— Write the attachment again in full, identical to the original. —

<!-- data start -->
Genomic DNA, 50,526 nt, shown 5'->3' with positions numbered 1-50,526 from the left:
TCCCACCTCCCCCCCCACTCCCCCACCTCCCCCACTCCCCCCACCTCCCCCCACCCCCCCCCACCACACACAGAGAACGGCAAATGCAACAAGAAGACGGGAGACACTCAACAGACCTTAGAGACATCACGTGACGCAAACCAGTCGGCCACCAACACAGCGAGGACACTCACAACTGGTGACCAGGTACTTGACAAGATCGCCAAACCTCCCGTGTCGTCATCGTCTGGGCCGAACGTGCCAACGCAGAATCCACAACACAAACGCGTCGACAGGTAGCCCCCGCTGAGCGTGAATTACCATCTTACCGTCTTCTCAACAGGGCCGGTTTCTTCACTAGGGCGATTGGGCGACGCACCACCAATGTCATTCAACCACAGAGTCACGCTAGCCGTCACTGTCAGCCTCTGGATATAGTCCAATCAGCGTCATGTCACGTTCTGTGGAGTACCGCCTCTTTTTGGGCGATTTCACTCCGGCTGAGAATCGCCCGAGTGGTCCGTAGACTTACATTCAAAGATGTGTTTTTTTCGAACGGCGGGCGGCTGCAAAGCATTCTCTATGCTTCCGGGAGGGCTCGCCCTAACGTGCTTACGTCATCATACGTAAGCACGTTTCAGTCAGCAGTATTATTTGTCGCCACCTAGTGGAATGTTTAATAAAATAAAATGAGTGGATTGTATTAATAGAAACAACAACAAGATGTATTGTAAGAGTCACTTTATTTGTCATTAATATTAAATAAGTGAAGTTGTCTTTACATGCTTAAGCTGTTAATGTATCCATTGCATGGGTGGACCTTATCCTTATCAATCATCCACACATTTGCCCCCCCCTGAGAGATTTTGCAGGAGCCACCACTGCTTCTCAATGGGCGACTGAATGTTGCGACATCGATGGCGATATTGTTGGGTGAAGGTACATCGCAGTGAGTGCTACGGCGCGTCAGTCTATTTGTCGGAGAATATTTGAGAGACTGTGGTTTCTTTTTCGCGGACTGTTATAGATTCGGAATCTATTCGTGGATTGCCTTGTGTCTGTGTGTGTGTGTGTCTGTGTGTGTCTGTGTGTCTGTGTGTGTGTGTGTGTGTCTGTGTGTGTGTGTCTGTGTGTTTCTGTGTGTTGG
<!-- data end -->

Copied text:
Genomic DNA, 50,526 nt, shown 5'->3' with positions numbered 1-50,526 from the left:
TCCCACCTCCCCCCCCACTCCCCCACCTCCCCCACTCCCCCCACCTCCCCCCACCCCCCCCCACCACACACAGAGAACGGCAAATGCAACAAGAAGACGGGAGACACTCAACAGACCTTAGAGACATCACGTGACGCAAACCAGTCGGCCACCAACACAGCGAGGACACTCACAACTGGTGACCAGGTACTTGACAAGATCGCCAAACCTCCCGTGTCGTCATCGTCTGGGCCGAACGTGCCAACGCAGAATCCACAACACAAACGCGTCGACAGGTAGCCCCCGCTGAGCGTGAATTACCATCTTACCGTCTTCTCAACAGGGCCGGTTTCTTCACTAGGGCGATTGGGCGACGCACCACCAATGTCATTCAACCACAGAGTCACGCTAGCCGTCACTGTCAGCCTCTGGATATAGTCCAATCAGCGTCATGTCACGTTCTGTGGAGTACCGCCTCTTTTTGGGCGATTTCACTCCGGCTGAGAATCGCCCGAGTGGTCCGTAGACTTACATTCAAAGATGTGTTTTTTTCGAACGGCGGGCGGCTGCAAAGCATTCTCTATGCTTCCGGGAGGGCTCGCCCTAACGTGCTTACGTCATCATACGTAAGCACGTTTCAGTCAGCAGTATTATTTGTCGCCACCTAGTGGAATGTTTAATAAAATAAAATGAGTGGATTGTATTAATAGAAACAACAACAAGATGTATTGTAAGAGTCACTTTATTTGTCATTAATATTAAATAAGTGAAGTTGTCTTTACATGCTTAAGCTGTTAATGTATCCATTGCATGGGTGGACCTTATCCTTATCAATCATCCACACATTTGCCCCCCCCTGAGAGATTTTGCAGGAGCCACCACTGCTTCTCAATGGGCGACTGAATGTTGCGACATCGATGGCGATATTGTTGGGTGAAGGTACATCGCAGTGAGTGCTACGGCGCGTCAGTCTATTTGTCGGAGAATATTTGAGAGACTGTGGTTTCTTTTTCGCGGACTGTTATAGATTCGGAATCTATTCGTGGATTGCCTTGTGTCTGTGTGTGTGTGTGTCTGTGTGTGTCTGTGTGTCTGTGTGTGTGTGTGTGTGTCTGTGTGTGTGTGTCTGTGTGTTTCTGTGTGTTGG